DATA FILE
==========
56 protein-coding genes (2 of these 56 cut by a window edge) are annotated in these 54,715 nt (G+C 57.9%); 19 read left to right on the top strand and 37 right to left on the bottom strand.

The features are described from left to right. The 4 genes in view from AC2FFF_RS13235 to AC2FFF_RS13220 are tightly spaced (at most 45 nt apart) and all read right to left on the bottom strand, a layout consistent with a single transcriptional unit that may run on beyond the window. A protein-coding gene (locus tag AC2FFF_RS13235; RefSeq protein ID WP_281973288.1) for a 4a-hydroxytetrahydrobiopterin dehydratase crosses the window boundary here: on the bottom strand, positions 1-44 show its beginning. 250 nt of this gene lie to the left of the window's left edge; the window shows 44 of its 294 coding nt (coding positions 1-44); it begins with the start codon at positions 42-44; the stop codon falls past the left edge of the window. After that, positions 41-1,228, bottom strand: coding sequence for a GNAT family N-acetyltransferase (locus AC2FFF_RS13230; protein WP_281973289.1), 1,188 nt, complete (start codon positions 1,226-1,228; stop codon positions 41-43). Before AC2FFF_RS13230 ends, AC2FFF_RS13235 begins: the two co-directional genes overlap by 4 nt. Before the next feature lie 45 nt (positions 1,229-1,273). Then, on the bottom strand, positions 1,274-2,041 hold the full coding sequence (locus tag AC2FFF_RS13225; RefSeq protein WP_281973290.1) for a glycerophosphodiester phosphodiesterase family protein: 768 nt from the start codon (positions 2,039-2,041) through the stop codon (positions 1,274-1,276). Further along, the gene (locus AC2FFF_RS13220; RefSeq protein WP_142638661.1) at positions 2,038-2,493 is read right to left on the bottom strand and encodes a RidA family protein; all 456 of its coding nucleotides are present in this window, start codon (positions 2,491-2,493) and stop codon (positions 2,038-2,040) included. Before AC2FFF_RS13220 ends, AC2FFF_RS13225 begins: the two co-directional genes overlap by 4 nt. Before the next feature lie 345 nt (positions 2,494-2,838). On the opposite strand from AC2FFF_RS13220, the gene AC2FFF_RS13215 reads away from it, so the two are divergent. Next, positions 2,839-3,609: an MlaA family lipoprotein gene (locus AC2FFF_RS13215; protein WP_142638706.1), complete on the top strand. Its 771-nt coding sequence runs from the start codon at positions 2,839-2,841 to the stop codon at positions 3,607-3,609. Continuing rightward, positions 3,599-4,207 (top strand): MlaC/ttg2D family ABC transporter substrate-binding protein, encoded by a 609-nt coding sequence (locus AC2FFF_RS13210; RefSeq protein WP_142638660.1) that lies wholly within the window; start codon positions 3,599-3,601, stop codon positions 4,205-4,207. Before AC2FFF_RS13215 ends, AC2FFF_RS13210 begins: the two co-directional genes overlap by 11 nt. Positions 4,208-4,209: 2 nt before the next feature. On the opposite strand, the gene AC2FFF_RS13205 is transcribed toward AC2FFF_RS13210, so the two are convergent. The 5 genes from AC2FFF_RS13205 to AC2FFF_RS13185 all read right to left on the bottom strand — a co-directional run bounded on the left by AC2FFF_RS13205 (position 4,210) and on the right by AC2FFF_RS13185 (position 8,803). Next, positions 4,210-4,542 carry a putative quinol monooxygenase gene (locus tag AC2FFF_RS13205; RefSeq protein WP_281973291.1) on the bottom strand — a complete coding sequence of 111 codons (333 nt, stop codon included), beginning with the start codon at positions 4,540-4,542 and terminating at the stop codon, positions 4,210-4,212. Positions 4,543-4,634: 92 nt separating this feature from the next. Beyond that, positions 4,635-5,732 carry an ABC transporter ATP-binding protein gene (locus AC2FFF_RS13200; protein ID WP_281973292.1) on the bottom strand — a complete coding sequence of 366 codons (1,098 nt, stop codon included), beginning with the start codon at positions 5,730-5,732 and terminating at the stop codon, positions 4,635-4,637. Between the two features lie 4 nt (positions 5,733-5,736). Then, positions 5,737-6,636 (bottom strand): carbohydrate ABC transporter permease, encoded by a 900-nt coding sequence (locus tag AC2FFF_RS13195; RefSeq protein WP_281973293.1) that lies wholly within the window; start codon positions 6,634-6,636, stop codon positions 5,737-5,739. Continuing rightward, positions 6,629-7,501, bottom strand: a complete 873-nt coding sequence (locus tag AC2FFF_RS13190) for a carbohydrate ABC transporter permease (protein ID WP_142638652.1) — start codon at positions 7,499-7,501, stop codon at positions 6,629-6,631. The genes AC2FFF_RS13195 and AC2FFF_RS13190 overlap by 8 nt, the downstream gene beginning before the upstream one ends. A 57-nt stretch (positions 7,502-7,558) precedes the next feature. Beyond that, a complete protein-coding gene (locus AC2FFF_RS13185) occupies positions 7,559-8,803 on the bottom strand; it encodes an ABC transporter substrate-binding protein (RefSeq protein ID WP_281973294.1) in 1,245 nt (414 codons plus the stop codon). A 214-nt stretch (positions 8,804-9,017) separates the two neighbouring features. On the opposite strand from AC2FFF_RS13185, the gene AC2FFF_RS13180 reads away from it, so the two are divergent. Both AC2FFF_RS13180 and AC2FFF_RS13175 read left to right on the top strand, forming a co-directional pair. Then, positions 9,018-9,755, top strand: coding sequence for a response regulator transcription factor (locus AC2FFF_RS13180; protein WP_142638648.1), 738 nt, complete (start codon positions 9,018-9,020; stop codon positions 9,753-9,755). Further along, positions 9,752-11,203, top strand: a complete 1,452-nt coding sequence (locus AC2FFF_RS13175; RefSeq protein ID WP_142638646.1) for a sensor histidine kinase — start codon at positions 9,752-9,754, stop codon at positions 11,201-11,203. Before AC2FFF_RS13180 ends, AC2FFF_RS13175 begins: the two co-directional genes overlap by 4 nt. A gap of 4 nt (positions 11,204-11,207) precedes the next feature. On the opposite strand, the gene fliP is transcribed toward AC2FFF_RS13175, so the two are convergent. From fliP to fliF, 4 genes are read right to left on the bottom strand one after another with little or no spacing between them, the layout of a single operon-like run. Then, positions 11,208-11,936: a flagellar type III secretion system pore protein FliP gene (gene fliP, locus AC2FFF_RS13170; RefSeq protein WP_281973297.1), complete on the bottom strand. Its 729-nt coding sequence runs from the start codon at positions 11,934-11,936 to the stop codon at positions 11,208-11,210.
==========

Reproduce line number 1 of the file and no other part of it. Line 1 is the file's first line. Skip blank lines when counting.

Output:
56 protein-coding genes (2 of these 56 cut by a window edge) are annotated in these 54,715 nt (G+C 57.9%); 19 read left to right on the top strand and 37 right to left on the bottom strand.